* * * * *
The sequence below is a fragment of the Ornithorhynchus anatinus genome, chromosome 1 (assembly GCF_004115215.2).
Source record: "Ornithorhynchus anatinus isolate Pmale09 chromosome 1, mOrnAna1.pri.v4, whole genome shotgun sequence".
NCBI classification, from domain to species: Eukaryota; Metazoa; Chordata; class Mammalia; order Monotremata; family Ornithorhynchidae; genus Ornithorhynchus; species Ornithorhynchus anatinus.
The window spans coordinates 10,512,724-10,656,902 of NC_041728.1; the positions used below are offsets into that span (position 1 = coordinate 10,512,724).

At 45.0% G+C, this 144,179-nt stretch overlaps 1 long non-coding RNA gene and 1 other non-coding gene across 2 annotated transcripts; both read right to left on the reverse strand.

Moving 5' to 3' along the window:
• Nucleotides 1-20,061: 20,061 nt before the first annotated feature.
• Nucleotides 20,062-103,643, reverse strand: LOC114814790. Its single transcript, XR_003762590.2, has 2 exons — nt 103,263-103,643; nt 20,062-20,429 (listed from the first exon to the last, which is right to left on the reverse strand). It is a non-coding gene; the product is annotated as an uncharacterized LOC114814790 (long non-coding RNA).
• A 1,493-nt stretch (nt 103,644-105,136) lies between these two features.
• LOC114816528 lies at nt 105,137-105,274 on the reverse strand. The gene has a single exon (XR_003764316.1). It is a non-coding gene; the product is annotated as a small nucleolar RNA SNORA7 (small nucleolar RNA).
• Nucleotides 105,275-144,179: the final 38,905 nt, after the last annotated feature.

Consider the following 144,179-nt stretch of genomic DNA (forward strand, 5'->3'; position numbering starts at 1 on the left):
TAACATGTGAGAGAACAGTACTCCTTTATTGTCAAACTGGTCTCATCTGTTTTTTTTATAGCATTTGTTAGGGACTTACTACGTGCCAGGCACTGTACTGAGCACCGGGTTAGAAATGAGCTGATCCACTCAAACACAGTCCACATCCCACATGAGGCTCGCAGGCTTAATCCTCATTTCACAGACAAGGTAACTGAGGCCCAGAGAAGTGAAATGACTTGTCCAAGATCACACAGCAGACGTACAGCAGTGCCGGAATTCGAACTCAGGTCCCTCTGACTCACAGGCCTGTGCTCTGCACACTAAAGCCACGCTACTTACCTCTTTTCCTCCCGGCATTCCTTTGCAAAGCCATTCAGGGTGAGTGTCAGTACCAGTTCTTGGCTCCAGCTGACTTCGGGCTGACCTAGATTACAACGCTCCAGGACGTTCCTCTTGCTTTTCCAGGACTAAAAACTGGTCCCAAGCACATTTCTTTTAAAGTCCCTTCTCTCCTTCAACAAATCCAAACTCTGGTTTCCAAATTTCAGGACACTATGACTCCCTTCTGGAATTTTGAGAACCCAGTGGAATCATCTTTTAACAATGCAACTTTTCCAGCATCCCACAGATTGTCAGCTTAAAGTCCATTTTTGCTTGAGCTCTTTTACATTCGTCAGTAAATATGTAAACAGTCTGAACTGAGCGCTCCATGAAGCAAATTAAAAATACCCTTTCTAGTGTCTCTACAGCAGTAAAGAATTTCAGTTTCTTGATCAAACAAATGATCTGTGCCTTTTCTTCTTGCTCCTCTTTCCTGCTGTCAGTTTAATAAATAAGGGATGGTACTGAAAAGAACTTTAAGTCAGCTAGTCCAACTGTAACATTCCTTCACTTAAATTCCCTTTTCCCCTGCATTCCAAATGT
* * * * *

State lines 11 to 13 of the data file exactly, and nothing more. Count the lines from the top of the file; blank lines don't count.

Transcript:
• Nucleotides 105,275-144,179: the final 38,905 nt, after the last annotated feature.

Consider the following 144,179-nt stretch of genomic DNA (forward strand, 5'->3'; position numbering starts at 1 on the left):
TAACATGTGAGAGAACAGTACTCCTTTATTGTCAAACTGGTCTCATCTGTTTTTTTTATAGCATTTGTTAGGGACTTACTACGTGCCAGGCACTGTACTGAGCACCGGGTTAGAAATGAGCTGATCCACTCAAACACAGTCCACATCCCACATGAGGCTCGCAGGCTTAATCCTCATTTCACAGACAAGGTAACTGAGGCCCAGAGAAGTGAAATGACTTGTCCAAGATCACACAGCAGACGTACAGCAGTGCCGGAATTCGAACTCAGGTCCCTCTGACTCACAGGCCTGTGCTCTGCACACTAAAGCCACGCTACTTACCTCTTTTCCTCCCGGCATTCCTTTGCAAAGCCATTCAGGGTGAGTGTCAGTACCAGTTCTTGGCTCCAGCTGACTTCGGGCTGACCTAGATTACAACGCTCCAGGACGTTCCTCTTGCTTTTCCAGGACTAAAAACTGGTCCCAAGCACATTTCTTTTAAAGTCCCTTCTCTCCTTCAACAAATCCAAACTCTGGTTTCCAAATTTCAGGACACTATGACTCCCTTCTGGAATTTTGAGAACCCAGTGGAATCATCTTTTAACAATGCAACTTTTCCAGCATCCCACAGATTGTCAGCTTAAAGTCCATTTTTGCTTGAGCTCTTTTACATTCGTCAGTAAATATGTAAACAGTCTGAACTGAGCGCTCCATGAAGCAAATTAAAAATACCCTTTCTAGTGTCTCTACAGCAGTAAAGAATTTCAGTTTCTTGATCAAACAAATGATCTGTGCCTTTTCTTCTTGCTCCTCTTTCCTGCTGTCAGTTTAATAAATAAGGGATGGTACTGAAAAGAACTTTAAGTCAGCTAGTCCAACTGTAACATTCCTTCACTTAAATTCCCTTTTCCCCTGCATTCCAAATGT